- Carefully choose or make an organic potting soil for container gardening. Potting soil allows for good drainage while allowing air into the soil. Choose soil with no added nutrients or fertilizer this allows you to customize soil mixes for each plant’s specific needs with specific plant food that meets your garden requirements.
Pick the perfect plants for container gardening
Selecting plants native to your region or bred specifically for your climate helps create a healthy, low maintenance organic garden, which is very important if you’re new to organic gardening. All of the Bonnie Organics varieties you will find at your local garden shop or home improvement store have been chosen because they grow well in your area.
Lettuce and herbs do well in shallow containers with large surface areas. Select containers that allow about four inches of soil. If you plant two pots, you can snip what you need off one container, and then harvest the second while the first recovers and keep the soil moist.
Apply organic fertilizer for container gardening
Your potting soil isn’t going to cut it when it comes to feeding your plants, you want fertilizer to make sure that all season long they are fed and are able to grow healthy. While there are plenty of conventional fertilizers that one of the best parts of growing your own food is the control you have over what chemicals your food is exposed to.
There are several types of fertilizer but typically it is good to use a slow-release fertilizer and mix it according to the fertilizer package directions into your potting soil. Then every 2 weeks add liquid fertilizer to help keep your plants fed and growing strong all season long.
Give your plants the right conditions to grow
Plants require the right amount of sunlight and water. Be careful when putting plants on balcony boxes, because the wind may dry them out more quickly. On the other hand, most people make the mistake of overwatering plants.
When filling a container, leave at least a 5 cm (2 inch) space between the top of the garden soil and the top of the container for adding some mulch (about four‐fifths full). Make it 10 cm (4 inches) for plants that require a lot of watering. When watering the container, the growing medium or substrate will settle.
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Proper watering and drainage
Container gardens need to be watered frequently, particularly during the hot summer months. Because they are above ground the containers can have a hard time holding moisture and it is very important to make sure that soil remains damp.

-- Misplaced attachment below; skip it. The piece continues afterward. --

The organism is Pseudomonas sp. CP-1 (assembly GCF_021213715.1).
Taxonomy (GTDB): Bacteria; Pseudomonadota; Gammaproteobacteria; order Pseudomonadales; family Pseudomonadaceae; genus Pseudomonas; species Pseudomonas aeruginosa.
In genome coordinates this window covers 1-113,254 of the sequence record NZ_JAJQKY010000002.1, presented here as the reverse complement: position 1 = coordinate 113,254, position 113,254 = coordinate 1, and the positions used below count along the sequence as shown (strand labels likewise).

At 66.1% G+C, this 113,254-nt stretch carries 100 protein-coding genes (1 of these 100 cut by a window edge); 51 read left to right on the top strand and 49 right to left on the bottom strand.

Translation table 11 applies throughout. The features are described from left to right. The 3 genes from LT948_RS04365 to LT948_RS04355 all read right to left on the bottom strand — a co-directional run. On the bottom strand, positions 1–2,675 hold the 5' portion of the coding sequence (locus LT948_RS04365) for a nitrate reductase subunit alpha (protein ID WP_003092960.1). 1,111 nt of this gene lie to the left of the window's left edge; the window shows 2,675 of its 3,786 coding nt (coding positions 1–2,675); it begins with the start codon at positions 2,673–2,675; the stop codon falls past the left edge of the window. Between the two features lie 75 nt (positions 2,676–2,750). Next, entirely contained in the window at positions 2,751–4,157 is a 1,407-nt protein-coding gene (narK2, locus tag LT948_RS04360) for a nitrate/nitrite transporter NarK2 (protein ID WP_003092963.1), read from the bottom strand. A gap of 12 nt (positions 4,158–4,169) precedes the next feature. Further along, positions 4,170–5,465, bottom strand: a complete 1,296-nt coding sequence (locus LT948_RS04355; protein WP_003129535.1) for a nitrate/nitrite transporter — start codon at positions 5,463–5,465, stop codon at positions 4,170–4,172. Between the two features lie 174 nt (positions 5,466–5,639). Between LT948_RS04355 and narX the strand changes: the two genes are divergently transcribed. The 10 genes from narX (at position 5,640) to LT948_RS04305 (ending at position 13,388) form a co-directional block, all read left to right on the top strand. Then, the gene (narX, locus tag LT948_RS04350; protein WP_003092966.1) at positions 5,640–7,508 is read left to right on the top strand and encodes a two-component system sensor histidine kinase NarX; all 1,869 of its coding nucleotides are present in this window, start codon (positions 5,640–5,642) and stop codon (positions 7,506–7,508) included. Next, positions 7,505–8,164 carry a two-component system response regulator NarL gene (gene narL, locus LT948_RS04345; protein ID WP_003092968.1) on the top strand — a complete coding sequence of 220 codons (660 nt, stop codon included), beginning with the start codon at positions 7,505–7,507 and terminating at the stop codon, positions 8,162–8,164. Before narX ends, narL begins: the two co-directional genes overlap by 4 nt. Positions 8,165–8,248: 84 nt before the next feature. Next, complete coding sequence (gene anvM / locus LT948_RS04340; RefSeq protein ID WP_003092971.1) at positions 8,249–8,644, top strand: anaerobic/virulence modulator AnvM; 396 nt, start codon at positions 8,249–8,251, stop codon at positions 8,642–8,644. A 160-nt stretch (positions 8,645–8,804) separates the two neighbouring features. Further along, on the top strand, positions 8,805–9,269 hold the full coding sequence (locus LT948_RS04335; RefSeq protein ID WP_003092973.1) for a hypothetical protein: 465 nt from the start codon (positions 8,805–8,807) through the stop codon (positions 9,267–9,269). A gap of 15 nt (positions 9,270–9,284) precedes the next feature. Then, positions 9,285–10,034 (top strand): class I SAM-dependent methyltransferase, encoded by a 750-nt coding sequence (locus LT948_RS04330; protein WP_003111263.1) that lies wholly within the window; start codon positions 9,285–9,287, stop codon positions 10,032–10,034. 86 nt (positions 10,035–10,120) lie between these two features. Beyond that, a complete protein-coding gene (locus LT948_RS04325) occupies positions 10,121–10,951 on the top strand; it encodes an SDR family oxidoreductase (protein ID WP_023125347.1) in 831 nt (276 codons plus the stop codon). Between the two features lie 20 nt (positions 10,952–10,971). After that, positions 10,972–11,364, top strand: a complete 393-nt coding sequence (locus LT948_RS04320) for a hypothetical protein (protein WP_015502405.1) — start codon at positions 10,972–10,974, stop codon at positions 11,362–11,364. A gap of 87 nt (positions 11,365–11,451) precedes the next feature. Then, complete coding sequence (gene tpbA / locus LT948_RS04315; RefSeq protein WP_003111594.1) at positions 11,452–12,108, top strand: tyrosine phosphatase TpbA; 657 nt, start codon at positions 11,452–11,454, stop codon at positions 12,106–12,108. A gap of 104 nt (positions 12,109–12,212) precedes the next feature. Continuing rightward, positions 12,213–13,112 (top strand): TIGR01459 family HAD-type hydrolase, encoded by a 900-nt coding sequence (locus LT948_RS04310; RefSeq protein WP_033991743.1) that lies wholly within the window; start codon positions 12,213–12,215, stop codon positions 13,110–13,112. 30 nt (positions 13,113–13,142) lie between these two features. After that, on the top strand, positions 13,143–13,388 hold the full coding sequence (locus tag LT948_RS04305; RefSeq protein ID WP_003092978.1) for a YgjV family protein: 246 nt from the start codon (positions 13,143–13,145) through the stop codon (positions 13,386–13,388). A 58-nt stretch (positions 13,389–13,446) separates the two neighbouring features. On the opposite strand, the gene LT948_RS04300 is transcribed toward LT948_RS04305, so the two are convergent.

Too much water can be just as bad for your plants as not enough, so always verify the soil before watering. Stick your finger 1 inch down into the soil. If the soil feels moist, leave it alone, but if soil dry, it’s time to water. Be sure to water the soil surrounding the base of the plants so the roots absorb the moisture and not only is watering the leaves wasteful, but it can also create an environment that invites disease. A drip irrigation system, a highly targeted watering method, is a good choice for organic gardens.
Maintain with mulch
A thick layer of organic mulch not only helps control weeds by blocking the sun they require to grow but also helps retain moisture in the soil so you may need to waterless. Mulch also creates the look of a tidy, pretty garden. While pine straw and wheat straw are popular mulch choices, untreated grass clippings, chopped leaves, and even aged wood shavings are also good choices.
Buy organic seeds from a trustworthy provider, or from garden store to obtain organic seedlings or “starts.” When planting seeds, make sure the soil is fully damp, and then follow the same directions on each seed packet. For gardening starts, gently remove the plant from its container, keeping as much of the soil as possible. Dig a hole in the container, and gently place the start so its roots are completely covered but its leaves are exposed and do not leave too much of the stem exposed. Keep organic seeds and starts moist, and do not let the soil dry out until they are healthy and have more than two leaves.
Rotate Crops in organic container gardening
One of the best ways to protect your organic garden is to use a time-tested method called “crop rotation,” which simply means moving plant types to different locations each year. When members of the same crop family for example tomatoes, peppers, and eggplants, all members of the nightshade family are always planted in the same place year after year, pests and diseases that attack that particular kind of plant can build up and overwinter in the soil. Then they are ready to attack the next time that plant is planted. By mixing up garden plans and moving plants to different beds or areas in the garden, you’ll avoid pests and diseases that may lurk in the soil.